It's important to remember the March 25, 1911, Triangle fire in lower Manhattan that killed 146 factory workers. The fire service needs to remember not just because of the political changes the fire triggered, but also because of the changes in the fire service that date from the Triangle fire.
Five weeks after the fire, the FDNY Chief at the time, Edward Croker, resigned to dedicate the rest of his life to fire prevention. As chief of FDNY since 1899, Croker had been waiting for the worst to happen as it did at the Triangle Fire. He'd been fighting for improved factory safety for years without much progress; business owners accused him of taking kickbacks from sprinkler companies in an attempt to shut him up.
In 1912, after the Triangle Fire and Croker's resignation, FDNY finally added a fire prevention bureau for the first time. Fire prevention and safety improvements all too often follow the loss of life; political change occurs when enough publicity is generated following tragedy, as it did following the Triangle Fire, but the change would not have occurred because of publicity alone if Chief Croker had not been advocating change all along.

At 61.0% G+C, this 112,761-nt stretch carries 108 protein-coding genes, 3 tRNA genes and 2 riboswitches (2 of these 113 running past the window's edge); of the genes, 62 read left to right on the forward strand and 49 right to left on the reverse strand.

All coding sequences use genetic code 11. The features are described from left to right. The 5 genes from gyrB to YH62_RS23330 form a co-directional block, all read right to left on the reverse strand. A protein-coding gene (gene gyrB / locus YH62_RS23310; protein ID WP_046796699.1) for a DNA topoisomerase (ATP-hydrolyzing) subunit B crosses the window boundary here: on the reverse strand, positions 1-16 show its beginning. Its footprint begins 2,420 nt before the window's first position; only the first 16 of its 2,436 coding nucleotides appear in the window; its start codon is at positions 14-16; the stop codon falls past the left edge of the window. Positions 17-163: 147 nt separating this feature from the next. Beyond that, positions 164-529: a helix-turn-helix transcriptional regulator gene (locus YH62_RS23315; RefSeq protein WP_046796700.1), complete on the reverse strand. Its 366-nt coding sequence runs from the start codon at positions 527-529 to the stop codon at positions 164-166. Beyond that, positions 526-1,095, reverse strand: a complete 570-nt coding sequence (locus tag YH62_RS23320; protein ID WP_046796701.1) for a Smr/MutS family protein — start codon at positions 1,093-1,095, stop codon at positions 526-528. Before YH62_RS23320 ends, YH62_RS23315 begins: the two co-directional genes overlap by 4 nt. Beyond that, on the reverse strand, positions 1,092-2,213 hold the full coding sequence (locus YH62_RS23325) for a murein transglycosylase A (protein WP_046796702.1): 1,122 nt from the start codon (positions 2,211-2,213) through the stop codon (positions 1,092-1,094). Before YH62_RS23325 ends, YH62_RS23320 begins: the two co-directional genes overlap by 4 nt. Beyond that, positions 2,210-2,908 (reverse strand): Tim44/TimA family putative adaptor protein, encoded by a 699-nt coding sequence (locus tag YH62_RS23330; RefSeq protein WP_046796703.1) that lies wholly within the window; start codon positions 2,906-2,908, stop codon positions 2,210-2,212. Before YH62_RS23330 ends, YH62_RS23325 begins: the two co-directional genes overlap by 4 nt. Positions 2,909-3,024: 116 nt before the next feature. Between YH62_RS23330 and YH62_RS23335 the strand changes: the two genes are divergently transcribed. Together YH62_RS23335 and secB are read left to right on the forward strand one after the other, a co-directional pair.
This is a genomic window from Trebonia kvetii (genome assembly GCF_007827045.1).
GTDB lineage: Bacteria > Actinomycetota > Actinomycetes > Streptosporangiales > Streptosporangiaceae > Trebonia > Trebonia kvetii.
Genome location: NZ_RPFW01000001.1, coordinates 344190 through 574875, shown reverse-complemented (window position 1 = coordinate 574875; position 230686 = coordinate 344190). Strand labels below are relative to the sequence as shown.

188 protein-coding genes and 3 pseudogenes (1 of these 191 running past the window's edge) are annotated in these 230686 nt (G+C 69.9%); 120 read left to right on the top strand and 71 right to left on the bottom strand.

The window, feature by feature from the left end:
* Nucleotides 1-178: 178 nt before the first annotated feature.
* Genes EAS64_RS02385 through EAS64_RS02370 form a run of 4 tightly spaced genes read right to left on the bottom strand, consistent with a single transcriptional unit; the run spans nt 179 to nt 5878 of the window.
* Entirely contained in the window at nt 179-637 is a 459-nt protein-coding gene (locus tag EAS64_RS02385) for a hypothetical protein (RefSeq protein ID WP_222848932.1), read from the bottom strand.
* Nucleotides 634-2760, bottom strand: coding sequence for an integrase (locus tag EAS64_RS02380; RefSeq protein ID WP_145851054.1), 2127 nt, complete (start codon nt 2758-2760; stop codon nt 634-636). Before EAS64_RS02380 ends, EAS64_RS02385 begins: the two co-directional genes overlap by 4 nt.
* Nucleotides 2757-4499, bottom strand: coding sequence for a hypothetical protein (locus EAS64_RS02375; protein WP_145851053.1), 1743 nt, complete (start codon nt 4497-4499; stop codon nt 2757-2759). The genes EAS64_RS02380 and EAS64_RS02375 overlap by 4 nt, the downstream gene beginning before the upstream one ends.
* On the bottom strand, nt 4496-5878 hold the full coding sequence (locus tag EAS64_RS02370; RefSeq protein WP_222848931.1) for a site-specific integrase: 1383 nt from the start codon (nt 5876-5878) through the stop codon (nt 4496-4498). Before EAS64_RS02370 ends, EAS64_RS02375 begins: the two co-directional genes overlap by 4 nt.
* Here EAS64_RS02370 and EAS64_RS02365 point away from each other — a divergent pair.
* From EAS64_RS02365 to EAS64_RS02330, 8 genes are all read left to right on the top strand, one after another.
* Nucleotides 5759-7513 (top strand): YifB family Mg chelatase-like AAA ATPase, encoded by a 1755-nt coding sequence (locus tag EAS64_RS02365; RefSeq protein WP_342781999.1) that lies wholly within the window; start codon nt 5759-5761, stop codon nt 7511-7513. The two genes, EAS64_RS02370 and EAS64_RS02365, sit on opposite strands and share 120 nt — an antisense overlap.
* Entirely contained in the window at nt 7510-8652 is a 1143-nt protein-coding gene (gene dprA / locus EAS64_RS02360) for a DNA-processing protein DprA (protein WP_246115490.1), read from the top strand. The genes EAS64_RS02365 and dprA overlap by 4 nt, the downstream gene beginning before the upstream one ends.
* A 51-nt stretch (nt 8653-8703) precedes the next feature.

For the full story of the Triangle Fire fireground operations and Chief Croker's battle for change, to go http://www.pipenozzle.com
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03-05-2011, 09:57 PM #1
- Join Date
- Aug 2010
Triangle Shirtwaist Factory Fire Centennial 19/11
03-06-2011, 06:56 PM #2
Chief Croker was certainly a man ahead of his time. He is the reason for quite a few changes in his tenure. As have been others Chiefs that have come and gone. T.c.
03-06-2011, 09:12 PM #3
- Join Date
- Jun 2002
- Glenn Dale Md, Heart of the P.G. County Fire Belt....
Pre-emptive Strike: I was not at that Fire. Now, back to Chief Croker. He was one of those people who have a somewhat different view of things than most. He put a lot of things, including Fire Prevention and life safety, ahead of his Personal Goals. Those who openly opposed him have been shown to have been driven by Profit instead of concern for others. Thankfully, he was not the last Chief to do so.........Never use Force! Get a Bigger Hammer.
In memory of
Chief Earle W. Woods, 1912 - 1997
Asst. Chief John R. Woods Sr. 1937 - 2006
IACOJ Budget Analyst
I Refuse to be a Spectator. If I come to the Game, I'm Playing.
03-07-2011, 09:08 AM #4
03-07-2011, 06:23 PM #5
From what I understand there will be 2 ceremonies again this year - on in NYC and the other at the Empire State Plaza in Albany - I believe at the NYS Museum.....
03-07-2011, 07:03 PM #6"The education of a firefighter and the continued education of a firefighter is what makes "real" firefighters. Continuous skill development is the core of progressive firefighting. We learn by doing and doing it again and again, both on the training ground and the fireground."
Lt. Ray McCormack, FDNY
03-07-2011, 08:14 PM #7
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